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Iraqi Kurds Vote on Independence, Angering Neighbors and U.S.

In a speech in Istanbul, President Recep Tayyip Erdogan of Turkey threatened possible military intervention and warned that his country could shut down a pipeline through which Iraqi Kurdistan sends crude oil into Turkey.

Referring to a Turkish intervention in Syria last year, he suggested that Turkey could take similar action in Iraq. “We may enter at night without warning,” he said.

Mr. Erdogan also said a border crossing from Turkey into northern Iraq had been closed in one direction. He added that Turkey planned to shut it down entirely.

The Kurdish region’s president, Massoud Barzani, said on Sunday that the Kurds’ “partnership” with Iraq was over. He said that Iraq’s Kurds could no longer tolerate living in a “theocratic, sectarian state,” a reference to Iran’s considerable influence on Mr. Abadi’s government, which is dominated by Shiite Muslims.

“From now on, Kurdistan will be a neighbor of Iraq, but not part of it,” Mr. Barzani said.

Voting was also underway on Monday in several contested, ethnically mixed areas of northern Iraq claimed by both Iraq and the Kurdish regional government. Kurdish fighters known as pesh merga seized control of those areas in 2014, after the Iraqi Army collapsed and fled an assault by Islamic State militants.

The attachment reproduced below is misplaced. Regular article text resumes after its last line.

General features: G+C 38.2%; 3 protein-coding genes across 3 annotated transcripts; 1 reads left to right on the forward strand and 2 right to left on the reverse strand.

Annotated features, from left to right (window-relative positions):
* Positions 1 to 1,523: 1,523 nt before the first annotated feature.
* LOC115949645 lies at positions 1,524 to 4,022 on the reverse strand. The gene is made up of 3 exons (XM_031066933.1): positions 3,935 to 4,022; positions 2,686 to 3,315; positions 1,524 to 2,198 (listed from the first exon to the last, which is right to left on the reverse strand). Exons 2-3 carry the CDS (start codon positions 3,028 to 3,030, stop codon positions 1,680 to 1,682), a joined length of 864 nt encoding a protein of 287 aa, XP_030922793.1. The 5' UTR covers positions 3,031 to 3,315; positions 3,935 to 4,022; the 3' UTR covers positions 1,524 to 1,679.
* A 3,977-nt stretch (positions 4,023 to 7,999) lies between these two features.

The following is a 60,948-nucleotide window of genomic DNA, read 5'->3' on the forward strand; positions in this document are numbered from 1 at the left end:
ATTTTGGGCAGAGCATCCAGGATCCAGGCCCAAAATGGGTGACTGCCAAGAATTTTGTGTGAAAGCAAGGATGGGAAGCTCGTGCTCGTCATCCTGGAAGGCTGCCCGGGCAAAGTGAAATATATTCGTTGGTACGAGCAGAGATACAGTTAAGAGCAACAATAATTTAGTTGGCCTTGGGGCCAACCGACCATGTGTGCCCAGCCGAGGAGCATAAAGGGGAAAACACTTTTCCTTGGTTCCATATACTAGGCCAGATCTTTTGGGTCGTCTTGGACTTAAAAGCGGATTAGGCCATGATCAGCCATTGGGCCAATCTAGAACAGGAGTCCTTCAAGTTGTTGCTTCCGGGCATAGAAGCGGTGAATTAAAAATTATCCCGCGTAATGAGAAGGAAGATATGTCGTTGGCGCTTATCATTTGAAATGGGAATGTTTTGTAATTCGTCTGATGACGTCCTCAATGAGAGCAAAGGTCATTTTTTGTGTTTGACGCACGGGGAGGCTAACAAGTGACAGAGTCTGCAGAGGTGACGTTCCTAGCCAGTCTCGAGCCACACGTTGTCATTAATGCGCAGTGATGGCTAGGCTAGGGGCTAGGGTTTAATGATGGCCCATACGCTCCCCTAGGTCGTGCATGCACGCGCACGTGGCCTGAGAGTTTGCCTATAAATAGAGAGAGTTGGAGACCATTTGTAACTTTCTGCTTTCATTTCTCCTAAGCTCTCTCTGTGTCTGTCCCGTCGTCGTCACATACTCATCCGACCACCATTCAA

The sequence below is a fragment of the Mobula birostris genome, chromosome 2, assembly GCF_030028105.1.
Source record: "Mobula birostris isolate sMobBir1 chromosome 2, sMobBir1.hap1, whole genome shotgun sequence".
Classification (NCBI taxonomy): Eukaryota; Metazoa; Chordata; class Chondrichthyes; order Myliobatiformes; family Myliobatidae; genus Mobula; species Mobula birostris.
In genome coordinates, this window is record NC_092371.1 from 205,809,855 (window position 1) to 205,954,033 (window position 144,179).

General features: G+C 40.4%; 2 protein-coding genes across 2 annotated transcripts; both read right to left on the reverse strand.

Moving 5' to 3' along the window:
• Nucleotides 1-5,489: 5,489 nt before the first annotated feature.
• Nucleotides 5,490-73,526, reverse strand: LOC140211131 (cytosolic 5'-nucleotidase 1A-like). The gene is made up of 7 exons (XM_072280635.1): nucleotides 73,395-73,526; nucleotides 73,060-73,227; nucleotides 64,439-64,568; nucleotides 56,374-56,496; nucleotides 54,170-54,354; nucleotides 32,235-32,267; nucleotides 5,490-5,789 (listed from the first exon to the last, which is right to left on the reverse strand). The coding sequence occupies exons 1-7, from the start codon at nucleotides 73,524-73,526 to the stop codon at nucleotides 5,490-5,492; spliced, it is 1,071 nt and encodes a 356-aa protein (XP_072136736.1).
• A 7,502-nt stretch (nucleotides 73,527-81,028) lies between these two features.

The referendum’s extension to contested areas has angered Baghdad, as well as many non-Kurdish residents who want to remain citizens of Iraq.

Especially contentious is Kirkuk, an oil-rich city inhabited by Arabs, Kurds, Turkmens and smaller ethnic groups. Baghdad ordered the national police there not to provide security for voting sites, which were to be patrolled by Kurdish security police. In addition, Turkey fears that Turkmens living in disputed areas could be threatened by Kurdish attempts to include them in any future state.

Kurdish officials said referendum results would be announced within 72 hours. They said 3.9 million people were registered to vote, including residents of the disputed areas, at 1,700 polling locations.

The referendum, which is nonbinding outside the Kurdish region, is expected to pass by a comfortable margin, especially after two Kurdish political parties that had opposed the measure said Sunday night that they would support it.

Turnout will be a significant gauge of the depth of opposition to the vote among many Kurds, who say the region lacks the democratic institutions necessary for nationhood. Some Kurds who favor independence eventually, but not now, are expected to register their displeasure by staying home.

Source: NYT > World

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